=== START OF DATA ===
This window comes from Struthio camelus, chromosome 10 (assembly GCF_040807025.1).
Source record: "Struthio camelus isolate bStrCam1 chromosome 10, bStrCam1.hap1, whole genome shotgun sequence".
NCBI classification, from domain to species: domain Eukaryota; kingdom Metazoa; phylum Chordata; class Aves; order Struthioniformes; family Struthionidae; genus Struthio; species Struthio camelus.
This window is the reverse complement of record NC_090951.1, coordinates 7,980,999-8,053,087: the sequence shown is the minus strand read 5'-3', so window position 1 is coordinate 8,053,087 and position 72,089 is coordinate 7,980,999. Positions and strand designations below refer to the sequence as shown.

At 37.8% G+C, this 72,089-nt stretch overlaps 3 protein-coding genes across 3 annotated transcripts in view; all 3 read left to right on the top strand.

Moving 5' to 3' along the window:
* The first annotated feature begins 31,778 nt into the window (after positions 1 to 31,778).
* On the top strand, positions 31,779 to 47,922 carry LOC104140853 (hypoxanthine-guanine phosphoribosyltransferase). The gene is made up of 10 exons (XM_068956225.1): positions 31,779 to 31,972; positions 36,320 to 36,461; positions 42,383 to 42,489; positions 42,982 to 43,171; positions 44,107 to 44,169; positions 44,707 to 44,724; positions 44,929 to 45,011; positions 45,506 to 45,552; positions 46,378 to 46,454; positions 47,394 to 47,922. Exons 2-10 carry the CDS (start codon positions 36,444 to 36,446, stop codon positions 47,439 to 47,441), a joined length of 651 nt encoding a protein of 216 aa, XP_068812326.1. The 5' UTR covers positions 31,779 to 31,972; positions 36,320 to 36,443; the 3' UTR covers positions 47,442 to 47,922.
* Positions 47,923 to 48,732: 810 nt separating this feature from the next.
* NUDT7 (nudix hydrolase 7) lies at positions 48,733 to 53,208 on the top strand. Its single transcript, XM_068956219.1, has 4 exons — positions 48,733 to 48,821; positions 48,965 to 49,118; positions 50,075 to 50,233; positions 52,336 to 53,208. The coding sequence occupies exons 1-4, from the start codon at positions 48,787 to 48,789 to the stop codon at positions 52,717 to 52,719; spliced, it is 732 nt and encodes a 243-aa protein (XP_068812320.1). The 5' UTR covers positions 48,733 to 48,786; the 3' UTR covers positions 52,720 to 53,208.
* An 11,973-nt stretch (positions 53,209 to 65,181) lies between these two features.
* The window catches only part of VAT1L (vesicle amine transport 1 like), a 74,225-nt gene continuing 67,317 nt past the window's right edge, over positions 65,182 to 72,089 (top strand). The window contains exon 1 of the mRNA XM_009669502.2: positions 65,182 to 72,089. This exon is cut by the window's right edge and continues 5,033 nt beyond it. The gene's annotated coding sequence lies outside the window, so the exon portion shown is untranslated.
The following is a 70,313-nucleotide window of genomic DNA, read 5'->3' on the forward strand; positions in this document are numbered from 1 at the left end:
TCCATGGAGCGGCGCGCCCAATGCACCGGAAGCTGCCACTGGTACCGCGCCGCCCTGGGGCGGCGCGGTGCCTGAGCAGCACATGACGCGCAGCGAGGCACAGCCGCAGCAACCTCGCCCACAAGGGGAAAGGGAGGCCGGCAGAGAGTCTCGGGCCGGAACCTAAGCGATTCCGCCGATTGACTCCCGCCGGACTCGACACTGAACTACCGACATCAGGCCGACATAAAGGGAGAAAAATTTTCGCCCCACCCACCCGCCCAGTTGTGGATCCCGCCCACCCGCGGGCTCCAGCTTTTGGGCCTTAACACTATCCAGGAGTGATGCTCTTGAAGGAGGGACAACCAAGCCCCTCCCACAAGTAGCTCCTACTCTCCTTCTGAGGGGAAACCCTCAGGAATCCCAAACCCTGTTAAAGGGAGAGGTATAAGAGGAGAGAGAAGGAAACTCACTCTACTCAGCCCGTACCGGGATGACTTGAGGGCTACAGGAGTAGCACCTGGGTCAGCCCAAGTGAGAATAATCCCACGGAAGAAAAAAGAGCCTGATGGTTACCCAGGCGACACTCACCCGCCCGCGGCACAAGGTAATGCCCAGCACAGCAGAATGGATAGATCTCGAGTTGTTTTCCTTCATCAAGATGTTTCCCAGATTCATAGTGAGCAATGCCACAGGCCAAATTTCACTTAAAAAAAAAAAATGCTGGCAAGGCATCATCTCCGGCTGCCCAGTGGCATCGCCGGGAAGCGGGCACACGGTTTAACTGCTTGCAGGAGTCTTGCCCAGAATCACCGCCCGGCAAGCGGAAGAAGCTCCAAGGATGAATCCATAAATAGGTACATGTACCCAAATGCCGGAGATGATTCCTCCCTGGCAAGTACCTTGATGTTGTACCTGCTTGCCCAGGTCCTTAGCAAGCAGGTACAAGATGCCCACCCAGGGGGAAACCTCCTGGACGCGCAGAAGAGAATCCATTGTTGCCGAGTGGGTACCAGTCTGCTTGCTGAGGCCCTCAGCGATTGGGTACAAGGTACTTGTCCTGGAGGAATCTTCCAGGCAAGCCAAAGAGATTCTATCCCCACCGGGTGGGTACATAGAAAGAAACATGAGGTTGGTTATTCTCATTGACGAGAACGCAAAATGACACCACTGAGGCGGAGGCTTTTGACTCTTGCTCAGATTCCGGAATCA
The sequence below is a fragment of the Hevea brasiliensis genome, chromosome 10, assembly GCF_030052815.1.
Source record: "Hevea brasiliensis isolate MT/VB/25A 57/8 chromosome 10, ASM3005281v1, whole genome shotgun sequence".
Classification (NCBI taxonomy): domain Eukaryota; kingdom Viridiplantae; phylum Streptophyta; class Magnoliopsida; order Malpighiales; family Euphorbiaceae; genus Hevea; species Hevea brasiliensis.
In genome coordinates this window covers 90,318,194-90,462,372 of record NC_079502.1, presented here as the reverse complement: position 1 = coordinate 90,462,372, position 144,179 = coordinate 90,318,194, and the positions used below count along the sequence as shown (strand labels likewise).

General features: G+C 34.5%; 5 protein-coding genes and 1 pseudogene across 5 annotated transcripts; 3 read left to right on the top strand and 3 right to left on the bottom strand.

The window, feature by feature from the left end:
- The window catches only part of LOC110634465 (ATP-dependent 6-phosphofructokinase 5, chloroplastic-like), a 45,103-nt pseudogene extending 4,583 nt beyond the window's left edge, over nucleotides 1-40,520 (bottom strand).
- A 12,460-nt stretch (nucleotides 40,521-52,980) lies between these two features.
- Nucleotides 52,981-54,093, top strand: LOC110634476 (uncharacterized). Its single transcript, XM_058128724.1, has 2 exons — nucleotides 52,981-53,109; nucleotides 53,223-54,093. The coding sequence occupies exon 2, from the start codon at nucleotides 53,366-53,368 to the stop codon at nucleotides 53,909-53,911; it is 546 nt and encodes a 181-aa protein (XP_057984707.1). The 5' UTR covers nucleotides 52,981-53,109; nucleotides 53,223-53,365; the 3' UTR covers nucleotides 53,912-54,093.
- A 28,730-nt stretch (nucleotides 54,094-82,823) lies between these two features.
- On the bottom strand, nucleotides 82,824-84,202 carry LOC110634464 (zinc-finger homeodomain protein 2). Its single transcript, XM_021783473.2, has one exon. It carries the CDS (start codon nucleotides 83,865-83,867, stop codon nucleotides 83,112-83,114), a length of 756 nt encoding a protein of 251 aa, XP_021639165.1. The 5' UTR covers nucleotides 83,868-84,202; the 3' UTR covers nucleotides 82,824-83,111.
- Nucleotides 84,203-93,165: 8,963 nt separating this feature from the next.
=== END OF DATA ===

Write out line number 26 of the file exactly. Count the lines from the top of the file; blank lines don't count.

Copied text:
- Nucleotides 84,203-93,165: 8,963 nt separating this feature from the next.